Scheme: Wolfson Research Merit Awards
Organisation: King's College London
Dates: Jul 2014-Jun 2019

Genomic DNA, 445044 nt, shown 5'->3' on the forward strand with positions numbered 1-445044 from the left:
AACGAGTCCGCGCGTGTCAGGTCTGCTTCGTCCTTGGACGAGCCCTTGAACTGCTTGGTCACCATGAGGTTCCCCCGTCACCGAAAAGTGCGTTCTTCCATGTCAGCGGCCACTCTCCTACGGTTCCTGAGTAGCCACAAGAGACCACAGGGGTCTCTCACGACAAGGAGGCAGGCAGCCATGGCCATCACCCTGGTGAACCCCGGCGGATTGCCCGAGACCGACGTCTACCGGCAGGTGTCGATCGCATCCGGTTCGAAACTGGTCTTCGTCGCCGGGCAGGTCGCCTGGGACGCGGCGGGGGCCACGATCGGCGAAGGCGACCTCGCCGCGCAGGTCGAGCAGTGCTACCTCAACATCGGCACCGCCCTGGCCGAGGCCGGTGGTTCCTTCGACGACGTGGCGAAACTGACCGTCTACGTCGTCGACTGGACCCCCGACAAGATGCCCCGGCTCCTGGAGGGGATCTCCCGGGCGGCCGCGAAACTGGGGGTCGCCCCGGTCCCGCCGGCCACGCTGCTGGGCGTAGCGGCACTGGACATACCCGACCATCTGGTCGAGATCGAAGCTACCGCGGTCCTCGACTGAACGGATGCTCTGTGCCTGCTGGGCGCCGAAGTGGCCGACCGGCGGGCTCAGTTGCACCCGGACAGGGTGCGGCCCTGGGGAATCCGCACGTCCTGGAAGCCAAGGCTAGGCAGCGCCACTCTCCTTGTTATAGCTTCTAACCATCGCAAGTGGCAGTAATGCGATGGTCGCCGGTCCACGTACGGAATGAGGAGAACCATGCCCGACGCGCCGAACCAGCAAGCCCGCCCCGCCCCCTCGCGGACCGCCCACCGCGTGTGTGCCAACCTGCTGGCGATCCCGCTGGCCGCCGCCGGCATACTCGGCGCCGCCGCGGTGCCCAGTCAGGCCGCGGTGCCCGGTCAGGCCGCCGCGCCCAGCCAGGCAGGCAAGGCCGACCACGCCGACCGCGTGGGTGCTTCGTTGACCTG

Summary: Richard Feynman, Nobel Laureate in Physics who developed quantum electrodynamics once wrote “What I can not create, I do not understand”. This basic principle has become a sort of a mantra for engineering, and also guides research in my laboratory. We aim to decipher how the brain develops because we think that this will help us to understand how it works. We are particularly interested in the development of the cerebral cortex: the nerve tissue that covers most of our brain and that is visible from the outside. The cerebral cortex enables us to perceive the world around us, to think and make decisions. This amazing structure consists of several billion neurons, and it is folded into many gyri and sulci to fit inside our skull. Our laboratory aims to understand the general principles governing the formation of the cerebral cortex, which consists of hierarchical networks of excitatory and inhibitory neurons with complementary functions. In the next years, we will focus on the molecular mechanisms controlling the precise development of different classes of inhibitory neurons. In particular, we would like to understand how much of the information needed for their development is genetically encoded, and what is the influence of the environment in the formation of this complex brain structure. We also aim to shed light into the genesis of important human disorders that are caused by disturbances of the normal development of the cerebral cortex, such as epilepsy, autism or schizophrenia.